Frequently Asked Windows NT Questions in SCS

As one of the early adopters of NT in the department and a pretty intensive user of the NT environment for development, people frequently ask me questions about various aspects of NT.  This document attempts to summarize those questions and their answers in a simple, informal manner.  It isn't intended to replace any of the other NT resources within the department and without.  Please send any questions and comments to

A note on Windows network paths

Each Windows path name in this document is a file:// link which should work fine on NT machines in the department.  The full pathname is also included to make copy and paste easy.  Some path names require that you be on a license list and will lead to an "access denied" message if you aren't.  You can send mail to to be added to such licenses.

Other NT Resources in and out of SCS

"Where can I find tutorials and guides for using my NT Box?"

Here are other sources of NT information, listed in no particular order:

"Where do I go for help with a specific problem on my NT Box?"

First, try to use the on-line help - simply hit the F1 key wherever you are for context sensitive help.  After the on-line help fails to answer your question,  check the Zephyr Archives, the Microsoft Knowledge Base.  MSDN and the NT Resource Kit are also useful to check, if you have them.  If nothing seems appropriate, try asking your officemates.  Next, try Live Zephyr and send a message on the instance help.nt.  If this fails, send mail to

"What is the NT Resource Kit?"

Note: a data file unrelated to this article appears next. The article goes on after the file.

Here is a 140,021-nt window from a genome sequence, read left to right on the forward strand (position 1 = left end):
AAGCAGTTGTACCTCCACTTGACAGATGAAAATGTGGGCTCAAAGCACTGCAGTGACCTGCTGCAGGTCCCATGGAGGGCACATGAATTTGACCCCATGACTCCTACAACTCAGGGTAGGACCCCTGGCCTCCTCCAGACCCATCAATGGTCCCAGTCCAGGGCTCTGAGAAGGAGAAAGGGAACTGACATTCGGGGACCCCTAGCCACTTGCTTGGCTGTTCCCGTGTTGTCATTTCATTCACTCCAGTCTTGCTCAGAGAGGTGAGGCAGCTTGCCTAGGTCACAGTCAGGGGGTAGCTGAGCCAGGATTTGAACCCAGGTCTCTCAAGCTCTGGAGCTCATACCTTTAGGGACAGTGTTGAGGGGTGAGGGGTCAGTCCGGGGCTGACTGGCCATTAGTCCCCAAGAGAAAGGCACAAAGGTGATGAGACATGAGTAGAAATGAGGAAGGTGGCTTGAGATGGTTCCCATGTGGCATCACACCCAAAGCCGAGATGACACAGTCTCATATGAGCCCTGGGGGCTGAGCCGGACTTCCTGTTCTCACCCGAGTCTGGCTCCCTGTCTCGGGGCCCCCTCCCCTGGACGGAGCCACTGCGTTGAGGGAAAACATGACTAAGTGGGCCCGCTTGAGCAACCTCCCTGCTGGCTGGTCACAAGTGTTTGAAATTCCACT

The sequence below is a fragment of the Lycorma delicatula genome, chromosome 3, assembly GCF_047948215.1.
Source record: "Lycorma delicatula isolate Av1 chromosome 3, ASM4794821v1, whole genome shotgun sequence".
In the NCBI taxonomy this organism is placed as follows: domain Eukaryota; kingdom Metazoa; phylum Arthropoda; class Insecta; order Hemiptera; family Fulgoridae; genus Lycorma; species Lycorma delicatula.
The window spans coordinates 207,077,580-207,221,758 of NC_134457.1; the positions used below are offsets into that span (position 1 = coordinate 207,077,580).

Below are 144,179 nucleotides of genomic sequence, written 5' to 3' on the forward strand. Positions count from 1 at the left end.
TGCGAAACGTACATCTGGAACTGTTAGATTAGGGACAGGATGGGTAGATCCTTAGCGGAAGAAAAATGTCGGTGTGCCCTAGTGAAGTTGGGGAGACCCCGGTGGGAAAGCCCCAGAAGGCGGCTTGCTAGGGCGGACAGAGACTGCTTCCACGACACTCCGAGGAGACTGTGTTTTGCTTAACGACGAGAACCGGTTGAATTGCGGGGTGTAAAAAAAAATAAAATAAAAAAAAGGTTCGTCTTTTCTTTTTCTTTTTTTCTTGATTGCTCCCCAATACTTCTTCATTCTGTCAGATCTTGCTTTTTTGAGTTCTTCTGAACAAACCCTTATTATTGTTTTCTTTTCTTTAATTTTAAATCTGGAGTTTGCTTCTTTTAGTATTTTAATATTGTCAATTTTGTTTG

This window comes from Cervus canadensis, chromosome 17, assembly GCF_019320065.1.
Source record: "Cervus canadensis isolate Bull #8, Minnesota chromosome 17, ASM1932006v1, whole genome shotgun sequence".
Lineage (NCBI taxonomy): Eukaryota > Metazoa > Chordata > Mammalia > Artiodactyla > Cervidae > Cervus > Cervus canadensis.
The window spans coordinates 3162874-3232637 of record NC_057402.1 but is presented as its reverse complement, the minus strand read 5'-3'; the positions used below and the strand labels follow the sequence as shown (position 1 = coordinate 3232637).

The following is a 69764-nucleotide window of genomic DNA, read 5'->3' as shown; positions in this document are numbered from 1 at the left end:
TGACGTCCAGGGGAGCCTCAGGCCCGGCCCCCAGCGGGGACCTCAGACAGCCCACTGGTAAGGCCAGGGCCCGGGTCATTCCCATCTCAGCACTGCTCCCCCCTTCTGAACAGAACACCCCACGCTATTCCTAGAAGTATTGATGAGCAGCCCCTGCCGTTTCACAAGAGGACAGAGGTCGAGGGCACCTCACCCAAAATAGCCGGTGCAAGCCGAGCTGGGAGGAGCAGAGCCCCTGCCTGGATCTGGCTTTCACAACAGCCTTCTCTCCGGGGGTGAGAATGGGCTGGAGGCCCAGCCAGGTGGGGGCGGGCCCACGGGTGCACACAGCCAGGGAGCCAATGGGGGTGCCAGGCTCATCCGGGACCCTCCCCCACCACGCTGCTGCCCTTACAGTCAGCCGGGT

The NT Resource Kit is a set of several books and a large number of utilities that help in configuring and maintaining NT.  The books are available in the on-line MSDN library  as well as in bookstores and on the quarterly MSDN subscriptions.  The utilities are available on CD for a nominal charge.  The NT 3.51 resource kit used to be available locally on monolith but seems to have disappeared. I'm not sure why the NT 4.0 resource kit is not on monolith.

"What is MSDN?"

The Microsoft Developer Network is basically an information service for Windows developers.  There are several levels of support, starting from free web-based access to the MSDN library to a $2500/year "Universal" subscription to literally everything Microsoft makes or publishes.  Some of this information is useful even to non developers.  Don't hesitate to try out the free web-based library.  If you don't feel like registering for it personally, use username "bovik", password "hbovik".

The section on development on NT talks more about MSDN.

User Interface Questions

"The user interface seems really limited.  What am I doing wrong?"

If you right-click on any object (including icons, windows, and the desktop), you'll get a pop-up menu of actions that can be performed on that object.  Also, don't forget to check out the "Start Menu" at the lower left.  In particular, be sure to check out Start Menu:Settings:Control Panels.

"I hate the mouse, what can I do?"

You can drive the whole NT interface using the keyboard.  There is a keyboard equivalent for almost everything built into Windows and adding keyboard support is so trivial that virtually every developer does it.  For menus, each menu entry will have an underlined letter which is the shortcut, and hitting the ALT key will target your keystrokes at the menu.  So, typing ALT, followed by F, and then by O (ALT File, Open) will bring up the file open dialog box.

The controls in a dialog box have a "tab order", and you can use TAB and SHIFT-TAB to move forward and backward through the order.  For example, when the file open dialog box is brought up, the filename will be highlighted.  One can type the desired filename and then hit TAB twice to highlight the "Open" button.  A tap of the space bar will then activate the button and open the file.